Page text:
"The cases are fairly spread apart," she said. "I don't think there is one dolphin murderer out there."

She added that anyone who sees a dead or stranded dolphin, or spots people harassing a marine animal can call the NOAA Enforcement hotline at 800-853-1964.

Comments
Top places to hang with your dog in Tampa Bay, from breweries to baseball games

Top places to hang with your dog in Tampa Bay, from breweries to baseball games

Dogs are more welcome in public than ever these days. Bars and restaurants are making themselves more pet-friendly and you can find weekly "yappy hours" happening at spots all over Tampa Bay. Add to that a healthy number of dog-approved events and e...
Updated: 12 minutes ago

Sarasota student under fire over his racist ‘promposal’

The Sarasota County School District has begun to address the community after a Riverview High School student’s racist prom proposal over the weekend went viral, including reaching out to the Sarasota chapter of the NAACP.High school senior Noah Crowl...
Updated: 22 minutes ago
Court sides with human in copyright fight over monkey selfie

Court sides with human in copyright fight over monkey selfie

SAN FRANCISCO — A U.S. appeals court on Monday favored humans over animals in a novel copyright lawsuit filed over a series of entertaining selfies taken by a monkey with a toothy grin. U.S. copyright law does not allow lawsuits that seek to give ani...
Updated: 1 hour ago
USF extends Mark Harlan’s contract

USF extends Mark Harlan’s contract

As expected, USF athletic director Mark Harlan has signed a contract extension that will keep him at the school through the 2020-21 school year.Harlan recently entered the final year of the original five-year deal he signed in March 2014 that paid hi...
Updated: 1 hour ago
Top 5 at noon: NRA breaks fundraising record after Parkland massacre; attorneys: Seminole Heights murder suspect might be mentally ill; and more

Top 5 at noon: NRA breaks fundraising record after Parkland massacre; attorneys: Seminole Heights murder suspect might be mentally ill; and more

Here are the latest headlines and updates on tampabay.com.NRA BREAKS FUNDRAISING RECORD AFTER PARKLAND MASSACREAs the student-led March for Our Lives movement captured the nation’s attention in the weeks after the Parkland shooting, the other side o...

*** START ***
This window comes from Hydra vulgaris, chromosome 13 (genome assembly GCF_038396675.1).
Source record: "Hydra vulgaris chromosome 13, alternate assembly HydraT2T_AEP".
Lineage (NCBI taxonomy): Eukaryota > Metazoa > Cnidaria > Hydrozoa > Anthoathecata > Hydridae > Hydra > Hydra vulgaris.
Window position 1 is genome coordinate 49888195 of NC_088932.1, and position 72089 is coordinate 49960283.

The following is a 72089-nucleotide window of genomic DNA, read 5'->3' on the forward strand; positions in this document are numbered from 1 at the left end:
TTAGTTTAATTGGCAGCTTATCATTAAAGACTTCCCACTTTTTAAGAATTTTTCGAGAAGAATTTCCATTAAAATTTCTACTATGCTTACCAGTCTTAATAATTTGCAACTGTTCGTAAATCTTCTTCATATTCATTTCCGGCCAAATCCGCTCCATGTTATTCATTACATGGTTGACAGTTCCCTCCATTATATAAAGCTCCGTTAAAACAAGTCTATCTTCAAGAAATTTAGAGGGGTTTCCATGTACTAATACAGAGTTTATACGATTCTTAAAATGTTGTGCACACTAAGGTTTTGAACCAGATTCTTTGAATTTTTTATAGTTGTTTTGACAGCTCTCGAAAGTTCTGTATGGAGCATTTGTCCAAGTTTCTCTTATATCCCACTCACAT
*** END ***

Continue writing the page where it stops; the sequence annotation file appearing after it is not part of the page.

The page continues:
Updated: 1 hour ago
Buckhorn urged to name woman as fire chief in wake of discrimination suit

Buckhorn urged to name woman as fire chief in wake of discrimination suit

TAMPA — In the wake of a female firefighter’s victory against the city in a discrimination lawsuit, Mayor Bob Buckhorn is being urged to name a high-ranking woman to replace retiring fire Chief Tom Forward.Earlier this month, Buckhorn said he will na...
Updated: 1 hour ago
So far, Pasco’s tourism base: Floridians, Canadians

So far, Pasco’s tourism base: Floridians, Canadians

NEW PORT RICHEY – The typical tourist in Pasco County this year most likely is a Floridian.But there are lots of Canadians here as well. Nearly 80 percent drove, rather than flew, to the region. Forty percent stayed in hotels, but more than a quarter...
Updated: 1 hour ago
Girls hockey could replace boys lacrosse on Pasco tourism calendar

Girls hockey could replace boys lacrosse on Pasco tourism calendar

NEW PORT RICHEY – Hockey pucks could replace lacrosse balls as the required sports equipment for the holiday tourism season in Wesley Chapel.The Wickenheiser World Female Hockey Festival, founded by Canadian hockey player Hayley Wickenheiser, is seek...
Updated: 1 hour ago
Attorneys: Seminole Heights murder suspect might be mentally ill

Attorneys: Seminole Heights murder suspect might be mentally ill

TAMPA — Attorneys for the man accused of four Seminole Heights murders want a psychologist to determine if their client is mentally ill.The lawyers filed a formal request late Monday for a judge to appoint an expert to assess whether Howell Emanuel D...
Updated: 1 hour ago
There’s a five-year waiting list at the New Tampa rec center. That’s changing

There’s a five-year waiting list at the New Tampa rec center. That’s changing

For years, frustration mounted in New Tampa. As the population boomed, some residents say, services lagged.One sore point was the long waiting list for gymnastic and dance programs at the New Tampa Recreation Center in Tampa Palms. In recent years, k...
Updated: 1 hour ago